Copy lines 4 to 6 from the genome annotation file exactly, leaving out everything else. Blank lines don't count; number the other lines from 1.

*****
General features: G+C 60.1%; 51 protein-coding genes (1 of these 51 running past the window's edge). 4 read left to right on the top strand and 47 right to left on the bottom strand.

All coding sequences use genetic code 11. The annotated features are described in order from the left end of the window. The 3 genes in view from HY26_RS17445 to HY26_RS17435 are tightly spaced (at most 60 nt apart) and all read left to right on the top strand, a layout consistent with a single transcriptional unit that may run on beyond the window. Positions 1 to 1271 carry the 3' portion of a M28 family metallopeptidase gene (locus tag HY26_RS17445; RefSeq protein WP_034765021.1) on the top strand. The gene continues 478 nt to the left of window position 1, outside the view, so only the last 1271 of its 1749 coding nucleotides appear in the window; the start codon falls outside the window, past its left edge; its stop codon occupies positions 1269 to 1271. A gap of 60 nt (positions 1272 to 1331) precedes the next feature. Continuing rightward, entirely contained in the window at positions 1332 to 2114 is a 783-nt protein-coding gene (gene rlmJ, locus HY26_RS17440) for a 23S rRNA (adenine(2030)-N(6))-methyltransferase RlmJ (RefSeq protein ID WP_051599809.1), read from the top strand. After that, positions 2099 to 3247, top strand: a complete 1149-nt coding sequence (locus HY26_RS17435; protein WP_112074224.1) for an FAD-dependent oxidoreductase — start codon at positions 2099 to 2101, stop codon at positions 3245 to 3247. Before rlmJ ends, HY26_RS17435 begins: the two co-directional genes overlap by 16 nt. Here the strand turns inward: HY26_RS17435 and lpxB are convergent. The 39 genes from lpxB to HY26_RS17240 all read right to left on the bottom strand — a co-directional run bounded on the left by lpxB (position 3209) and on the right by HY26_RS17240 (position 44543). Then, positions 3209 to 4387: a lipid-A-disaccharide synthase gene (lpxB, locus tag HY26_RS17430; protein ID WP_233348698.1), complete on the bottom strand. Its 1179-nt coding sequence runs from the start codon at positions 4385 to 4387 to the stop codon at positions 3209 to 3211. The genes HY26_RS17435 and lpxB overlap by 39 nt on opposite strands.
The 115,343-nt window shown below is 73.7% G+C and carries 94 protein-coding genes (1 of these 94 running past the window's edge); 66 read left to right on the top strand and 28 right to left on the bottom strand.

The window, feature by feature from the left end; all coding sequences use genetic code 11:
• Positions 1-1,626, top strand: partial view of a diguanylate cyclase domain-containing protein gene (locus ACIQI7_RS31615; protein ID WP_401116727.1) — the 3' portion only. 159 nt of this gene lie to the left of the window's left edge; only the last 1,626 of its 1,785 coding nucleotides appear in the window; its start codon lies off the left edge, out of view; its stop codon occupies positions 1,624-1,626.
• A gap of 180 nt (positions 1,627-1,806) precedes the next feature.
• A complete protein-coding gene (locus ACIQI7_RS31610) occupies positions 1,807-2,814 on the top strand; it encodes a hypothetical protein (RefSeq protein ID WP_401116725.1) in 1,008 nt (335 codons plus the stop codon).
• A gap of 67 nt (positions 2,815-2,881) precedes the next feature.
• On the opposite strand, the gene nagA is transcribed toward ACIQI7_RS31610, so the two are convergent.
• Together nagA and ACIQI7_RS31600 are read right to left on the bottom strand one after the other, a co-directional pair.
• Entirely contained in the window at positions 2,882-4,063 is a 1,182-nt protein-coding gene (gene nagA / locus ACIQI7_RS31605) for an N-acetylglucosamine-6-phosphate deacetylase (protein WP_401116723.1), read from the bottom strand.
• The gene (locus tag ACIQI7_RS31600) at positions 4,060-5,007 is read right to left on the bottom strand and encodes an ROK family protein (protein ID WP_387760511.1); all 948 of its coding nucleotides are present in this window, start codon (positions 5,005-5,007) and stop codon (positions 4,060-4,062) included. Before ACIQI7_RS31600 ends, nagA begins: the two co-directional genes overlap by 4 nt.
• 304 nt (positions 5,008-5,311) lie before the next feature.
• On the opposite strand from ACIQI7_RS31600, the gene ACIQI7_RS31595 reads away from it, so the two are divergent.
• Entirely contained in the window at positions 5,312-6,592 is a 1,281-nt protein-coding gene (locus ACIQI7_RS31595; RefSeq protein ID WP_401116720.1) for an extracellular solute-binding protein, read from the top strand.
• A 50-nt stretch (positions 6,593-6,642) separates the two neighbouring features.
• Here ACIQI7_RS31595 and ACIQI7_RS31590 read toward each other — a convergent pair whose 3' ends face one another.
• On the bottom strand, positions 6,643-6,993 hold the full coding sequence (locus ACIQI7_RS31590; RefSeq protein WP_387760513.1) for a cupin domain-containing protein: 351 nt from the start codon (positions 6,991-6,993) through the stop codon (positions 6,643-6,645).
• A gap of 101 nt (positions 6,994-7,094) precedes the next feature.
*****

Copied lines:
The window, feature by feature from the left end; all coding sequences use genetic code 11:
• Positions 1-1,626, top strand: partial view of a diguanylate cyclase domain-containing protein gene (locus ACIQI7_RS31615; protein ID WP_401116727.1) — the 3' portion only. 159 nt of this gene lie to the left of the window's left edge; only the last 1,626 of its 1,785 coding nucleotides appear in the window; its start codon lies off the left edge, out of view; its stop codon occupies positions 1,624-1,626.
• A gap of 180 nt (positions 1,627-1,806) precedes the next feature.